The practice where I'm employed is a secondary ophthalmic care center specializing in optometric referrals. I know firsthand how new refractive choices have changed the role of referring doctors. It's so important to stay current, whether you're working directly with a refractive surgeon or simply providing information to help patients make informed decisions.

A common misconception about a referral practice is that the office must be equipped with the most current -- and often costly -- technology. A wavefront aberrometer may be able to identify higher-order aberrations, but this expensive machine ($55,000) isn't practical or necessary for a referring O.D.


PHOTO COURTESY OF DR. LANCE MALOTT AND DR. JERRY LAMBERSON OF LAMBERSON AND MALOTT EYE CENTER, NEW CASTLE, IND.

A pachymeter ($2,500 to $5,000) and a topographer ($7,500 to $20,000), however, can provide the versatility any office needs. Not only will a pachymeter help you assess LASIK candidates, but used as an adjunct to tonometry and optic nerve head evaluation, it also will help you evaluate glaucoma suspects. You'll use the topographer to identify corneal pathology and fine-tune your contact lens fittings.

Educating your staff, your patients and yourself about the latest refractive surgery options will give your patients confidence in your expertise. Support your knowledge base with some simple tools to bolster your status in their minds.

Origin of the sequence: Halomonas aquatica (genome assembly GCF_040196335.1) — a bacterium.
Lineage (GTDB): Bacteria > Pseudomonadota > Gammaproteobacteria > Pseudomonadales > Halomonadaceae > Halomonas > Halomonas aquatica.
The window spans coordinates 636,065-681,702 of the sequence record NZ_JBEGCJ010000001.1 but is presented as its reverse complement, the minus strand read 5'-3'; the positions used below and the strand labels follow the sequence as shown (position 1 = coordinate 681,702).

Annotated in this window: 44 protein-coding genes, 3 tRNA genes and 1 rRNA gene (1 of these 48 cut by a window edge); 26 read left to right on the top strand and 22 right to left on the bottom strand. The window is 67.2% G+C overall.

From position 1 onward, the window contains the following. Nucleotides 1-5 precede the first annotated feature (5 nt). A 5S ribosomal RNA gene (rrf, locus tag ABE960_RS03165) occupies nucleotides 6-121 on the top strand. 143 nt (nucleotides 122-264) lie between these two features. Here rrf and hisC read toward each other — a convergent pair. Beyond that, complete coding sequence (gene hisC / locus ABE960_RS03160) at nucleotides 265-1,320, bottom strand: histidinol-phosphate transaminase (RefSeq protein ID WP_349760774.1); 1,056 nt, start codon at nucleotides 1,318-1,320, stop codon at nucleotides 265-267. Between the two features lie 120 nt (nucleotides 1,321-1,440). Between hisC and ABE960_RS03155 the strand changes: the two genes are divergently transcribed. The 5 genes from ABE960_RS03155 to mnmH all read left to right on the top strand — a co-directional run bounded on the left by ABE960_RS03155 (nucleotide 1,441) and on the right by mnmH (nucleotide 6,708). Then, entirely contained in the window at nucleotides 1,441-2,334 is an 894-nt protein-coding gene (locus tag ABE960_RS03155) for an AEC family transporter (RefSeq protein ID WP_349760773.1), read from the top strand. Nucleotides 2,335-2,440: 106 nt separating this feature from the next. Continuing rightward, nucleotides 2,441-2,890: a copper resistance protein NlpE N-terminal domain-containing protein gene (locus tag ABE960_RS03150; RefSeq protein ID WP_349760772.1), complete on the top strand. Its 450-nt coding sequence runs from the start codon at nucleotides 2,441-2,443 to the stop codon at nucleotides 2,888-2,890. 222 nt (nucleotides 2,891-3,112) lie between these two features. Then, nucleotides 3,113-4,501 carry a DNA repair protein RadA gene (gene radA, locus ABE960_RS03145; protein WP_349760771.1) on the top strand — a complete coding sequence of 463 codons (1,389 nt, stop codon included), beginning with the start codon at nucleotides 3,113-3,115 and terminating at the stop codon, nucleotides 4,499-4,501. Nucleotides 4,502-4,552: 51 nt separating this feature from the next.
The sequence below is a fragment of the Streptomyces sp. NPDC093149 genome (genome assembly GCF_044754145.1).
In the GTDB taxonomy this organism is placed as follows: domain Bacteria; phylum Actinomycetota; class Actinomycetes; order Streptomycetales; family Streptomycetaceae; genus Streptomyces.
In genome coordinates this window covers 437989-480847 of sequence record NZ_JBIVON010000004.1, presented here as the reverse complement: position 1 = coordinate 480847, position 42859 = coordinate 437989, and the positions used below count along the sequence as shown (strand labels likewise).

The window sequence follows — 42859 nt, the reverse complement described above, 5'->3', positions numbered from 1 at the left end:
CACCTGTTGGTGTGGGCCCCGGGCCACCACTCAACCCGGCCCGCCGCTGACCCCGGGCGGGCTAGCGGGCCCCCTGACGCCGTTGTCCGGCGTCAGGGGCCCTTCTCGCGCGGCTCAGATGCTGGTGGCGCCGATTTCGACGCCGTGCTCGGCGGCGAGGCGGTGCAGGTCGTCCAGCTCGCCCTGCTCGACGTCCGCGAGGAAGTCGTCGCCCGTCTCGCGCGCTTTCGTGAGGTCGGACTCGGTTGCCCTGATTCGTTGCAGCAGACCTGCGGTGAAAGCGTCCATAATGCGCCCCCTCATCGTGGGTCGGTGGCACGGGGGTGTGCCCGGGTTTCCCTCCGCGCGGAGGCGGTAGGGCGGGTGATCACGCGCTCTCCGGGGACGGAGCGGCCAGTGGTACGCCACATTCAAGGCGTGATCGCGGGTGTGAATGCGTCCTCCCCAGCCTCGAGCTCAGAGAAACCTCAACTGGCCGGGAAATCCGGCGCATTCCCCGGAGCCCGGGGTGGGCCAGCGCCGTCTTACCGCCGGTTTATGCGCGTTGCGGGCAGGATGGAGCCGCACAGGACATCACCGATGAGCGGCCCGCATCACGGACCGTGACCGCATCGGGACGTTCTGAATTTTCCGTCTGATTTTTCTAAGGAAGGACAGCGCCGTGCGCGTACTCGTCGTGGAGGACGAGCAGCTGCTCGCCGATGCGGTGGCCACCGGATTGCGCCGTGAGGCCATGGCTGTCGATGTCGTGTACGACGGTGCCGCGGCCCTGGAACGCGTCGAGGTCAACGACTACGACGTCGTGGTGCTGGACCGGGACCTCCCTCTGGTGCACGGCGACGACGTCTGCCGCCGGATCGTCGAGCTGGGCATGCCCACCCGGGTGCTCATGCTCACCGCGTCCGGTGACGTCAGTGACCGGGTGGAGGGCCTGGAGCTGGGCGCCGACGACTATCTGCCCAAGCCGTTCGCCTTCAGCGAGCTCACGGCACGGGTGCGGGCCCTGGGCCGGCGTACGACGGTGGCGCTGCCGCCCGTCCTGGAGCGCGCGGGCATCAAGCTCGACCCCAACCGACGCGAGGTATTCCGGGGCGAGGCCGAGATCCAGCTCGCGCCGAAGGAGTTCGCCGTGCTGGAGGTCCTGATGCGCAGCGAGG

---Marc Bloomenstein, O.D., F.A.A.O. Phoenix New England College of Optometry'94

 

Help for First-time Practice Buyers

Are you in the market for a private practice or considering buying into a partnership but not sure how you'll make the down payment. If you're looking to practice in California, Colorado or Ohio, Vision Service Plan (VSP) may be able to help.

Last year, VSP launched a $5 million pilot program in California to help private-practice eyecare practitioners become business owners. The high level of interest in California prompted the company to expand the program into Ohio and Colorado.

The program is designed to help new practitioners who may lack the equity needed to qualify for many small-business loans. It is financed by VSP and administered by Vision One Credit Union. For details, call (800) 327-2628 or visit www.visionone.org.

 

CL SAVVY

Clarifying Legislation

According to the Fairness to Contact Lens Consumers Act, you must:

  • Release the contact lens prescription immediately upon completion of a fitting, even if your patient doesn't ask for it at that time.
  • Provide a 1-year minimum expiration date for contact lens prescriptions. Expiration periods may be longer, depending on individual state regulations.
  • Respond to an outside retailer's request for prescription verification within 8 business hours of receipt. If you don't respond within this time, the retailer will dispense the patient's contact lenses, taking your silence as "passive verification."

Failing to follow these requirements can result in prosecution by the Federal Trade Commission, and fines as high as $11,000. For the full text of the Act, go to www.regulation.gov/fredpdfs/04-02235.pdf.

 

 

 


Optometric Management, Issue: April 2004